Longtime Dana Hills announcer Merritt Grimm has seen it all
By Steve Breazeale
Teacher, public-address announcer, historian, chaperone, mentor, ambassador and coach.
These are just some of the duties performed by Merritt Grimm, 73, who has been a presence on the Dana Hills High School campus since the school opened its doors in 1972.
His place of business is either the classroom or the press box, right behind a microphone.
Odds are if someone has been anywhere near a Dolphins sporting event, they have either met him or heard his trademark baritone voice flowing out of nearby speakers.
Grimm, or “Grimmy”, as he’s been affectionately named by students and co-workers alike, is the longtime PA announcer for the Dana Hills football, basketball and baseball teams.
A former actor turned drama, English and speech teacher, Grimm fell naturally into the role of Dana Hills basketball announcer 40 years ago. Word got around that he announced a few games while teaching at Bolsa Grande High a few years earlier, so when asked, Grimm couldn’t say no.
He thought he would be a fill-in until the program found someone else who could do the job. Turns out, he was the right fit.
“It’s funny, principals come and go but announcers stay,” Grimm said with a laugh.
Two years later, he was asked to do the football games and eventually started announcing baseball.
When talking in person, Grimm’s voice is like any other, but when he sits upright and readies himself, the voice rises and carries in that classic, high school sports announcer’s tone. The countless acting classes he took at Mt. San Antonio College and Cal State Fullerton helped with that.
He modeled his signature voice after none other than Tony the Tiger, the Kellogg’s Frosted Flakes mascot. Years ago, while working security for the Laguna Beach Festival of the Arts, Grimm heard the booming voice of Thurl Arthur Ravenscroft, the man behind the voice, who did the announcing for the festival at the time. While Ravenscroft was speaking, Grimm would always bend an ear, drawing inspiration.
At 73 years old his work ethic still shines through. Even though he’s “retired” from teaching, he helps teach special needs children at Dana Hills and Niguel Hills Middle School five days a week.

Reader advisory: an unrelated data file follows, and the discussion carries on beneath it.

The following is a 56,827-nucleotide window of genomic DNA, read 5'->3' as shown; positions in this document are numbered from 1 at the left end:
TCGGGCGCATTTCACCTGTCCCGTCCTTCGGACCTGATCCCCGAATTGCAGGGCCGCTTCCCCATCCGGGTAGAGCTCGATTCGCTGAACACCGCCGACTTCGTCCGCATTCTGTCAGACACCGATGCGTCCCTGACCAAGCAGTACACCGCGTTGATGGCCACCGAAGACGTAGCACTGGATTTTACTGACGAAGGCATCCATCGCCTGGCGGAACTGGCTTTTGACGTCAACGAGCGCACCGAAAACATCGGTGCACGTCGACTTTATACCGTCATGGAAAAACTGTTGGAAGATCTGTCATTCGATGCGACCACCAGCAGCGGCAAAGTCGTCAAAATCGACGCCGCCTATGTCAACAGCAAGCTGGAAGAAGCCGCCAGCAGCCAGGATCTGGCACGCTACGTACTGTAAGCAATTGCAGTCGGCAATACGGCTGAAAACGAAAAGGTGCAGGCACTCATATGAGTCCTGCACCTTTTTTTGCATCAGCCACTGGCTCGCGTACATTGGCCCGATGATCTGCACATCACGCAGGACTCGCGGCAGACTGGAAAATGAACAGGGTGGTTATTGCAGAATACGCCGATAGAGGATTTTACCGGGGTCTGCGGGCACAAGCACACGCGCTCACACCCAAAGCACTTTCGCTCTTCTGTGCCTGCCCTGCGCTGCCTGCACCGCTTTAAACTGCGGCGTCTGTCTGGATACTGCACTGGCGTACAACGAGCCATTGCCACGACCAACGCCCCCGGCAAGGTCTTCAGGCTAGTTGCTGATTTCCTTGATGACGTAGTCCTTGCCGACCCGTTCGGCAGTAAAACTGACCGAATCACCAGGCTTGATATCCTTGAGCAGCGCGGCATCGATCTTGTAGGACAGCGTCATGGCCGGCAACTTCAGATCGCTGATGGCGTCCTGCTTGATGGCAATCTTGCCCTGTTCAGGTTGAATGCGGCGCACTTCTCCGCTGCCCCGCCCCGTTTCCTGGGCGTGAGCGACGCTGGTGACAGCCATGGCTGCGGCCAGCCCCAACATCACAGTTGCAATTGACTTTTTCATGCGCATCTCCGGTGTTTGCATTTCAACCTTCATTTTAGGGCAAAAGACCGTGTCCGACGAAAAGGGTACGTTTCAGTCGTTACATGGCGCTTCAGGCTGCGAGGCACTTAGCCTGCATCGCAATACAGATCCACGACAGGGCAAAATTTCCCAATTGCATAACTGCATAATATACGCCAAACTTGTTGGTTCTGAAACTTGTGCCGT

Before he gets behind the mic for games, he arrives hours ahead of the scheduled start time. He takes meticulous notes and memorizes uniform numbers and the names linked to them.
For football games, he’ll go down on the field while the opposing team is warming up to check with the visiting coach and make sure he has all his players’ names and that he can pronounce each one correctly. If there’s one thing Grimm hates, it’s getting the names wrong, even if they are not Dana Hills players.
“I’ve made it a ritual, I don’t want to make a mistake on any player’s name,” Grimm said. “They might score and make a big play or make a great block…you don’t want to blow it.”
Balancing the act of being a “homer”, where you root solely for the home team, and being fair is something Grimm does not have a problem with. He routinely gives credit when an opponent makes a nice play. He says he’s been given looks by Dana Hills parents but it doesn’t bother him. He knows they’ll be smiling when he goes just a little bit further in describing the next Dana Hills touchdown.
Grimm’s talents aren’t limited to announcing. He’s been called upon to do just about everything for the sports teams he follows. Just a few weeks ago, when the Dolphins boys basketball team was making a run through the CIF playoffs, Grimm rode the team bus to away games and managed the scorekeeping. When the cheer team’s coach called in sick that week, Grimm made sure the team got where they needed to be on game day.
“If they need fill-ins, I fill in…I don’t have any problem with that,” Grimm said. “If it’s for the kids, I’ll do it.”
He was a freshman baseball coach for a time and even held the clipboard as an assistant to Mark Thornton’s boys basketball team during the 1999-2000 playoffs. The one requirement Thornton set down for Grimm to follow? Don’t get a technical foul.
Grimm has even drawn up a few plays for the football and basketball teams to use. This past football season, Grimm recalled how the Dolphins attempted to pull off a play centered around a pitch to the wide receiver that he had drawn up. But before the ball reached the receiver on the outside, the Dolphins fumbled. Grimm can’t help but chuckle and shake his head when describing the play.
Grimm’s knowledge of the history of Dana Hills sports is vast because, after all, he’s witnessed it all first hand.
He likes this year’s baseball team and thinks that their pitching rotation is deep enough to carry them to a successful season. He was ecstatic over the efforts of the boys basketball team, who made it to the semifinals of the CIF-SS Division 1A playoffs, then went on to the opening round of state. He took pride in the fact that he was there to witness the Dolphins first football league title and hopes they’ll be there again next year.
If one thing is for certain, Grimm will be there, behind the microphone, doing what he loves.
“I just like being with the kids and helping them out…They keep me around so I just keep having fun doing it,” Grimm said.